In the face of ’80s new wave romantics and punk rock, there was a room for a folky singer/songwriter named Suzanne Vega.
Born in California, Vega moved to New York City when she was two, and attended the Highschool of the Performing Arts, where she studied modern dance.
Graduating in the late 1970s, Vega started performing at Greenwich Village coffee houses, taking her poetry and writing songs. Some of her early work was recorded in the Fast Folk anthology albums and the exposure led to a recording contact in 1984.
Her first album, which was self-titled, earned critical acclaim as well as sales in 1985, hitting platinum status, especially thanks to the single Marlene on the Wall, with a video getting regular play on MTV and MuchMusic.
Vega collaborated with composer Phillip Glass and with her second album, Solitude Standing in 1987, her folk rock captured critics’ positive attention and her single Luka gained international airplay.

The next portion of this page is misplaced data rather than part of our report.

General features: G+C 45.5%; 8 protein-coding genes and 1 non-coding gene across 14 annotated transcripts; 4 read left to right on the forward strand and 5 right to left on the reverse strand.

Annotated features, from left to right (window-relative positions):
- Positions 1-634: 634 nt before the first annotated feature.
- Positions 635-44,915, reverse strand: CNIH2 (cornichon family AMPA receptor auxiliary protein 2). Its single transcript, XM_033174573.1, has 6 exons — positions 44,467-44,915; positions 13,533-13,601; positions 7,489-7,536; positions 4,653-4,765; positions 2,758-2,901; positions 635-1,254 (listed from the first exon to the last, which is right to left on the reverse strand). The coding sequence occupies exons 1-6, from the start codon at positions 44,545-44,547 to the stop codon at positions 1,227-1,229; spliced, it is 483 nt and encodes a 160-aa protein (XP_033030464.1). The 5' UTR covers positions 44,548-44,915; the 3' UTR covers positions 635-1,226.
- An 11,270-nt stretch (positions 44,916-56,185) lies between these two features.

Her next single Tom’s Diner gained notoriety within the music industry, becoming infamous as a reference used during the trials for mp3 creation.
Luka was covered by The Lemonheads in 1989 and became a college radio hit with their rock interpretation.
For folk singer Suzanne Vega it wasn’t just about fame – she took her own path in the 1980s, and gained a strong audience with her acoustic guitar, distinct lyrics and folk influences.
Vega’s second album,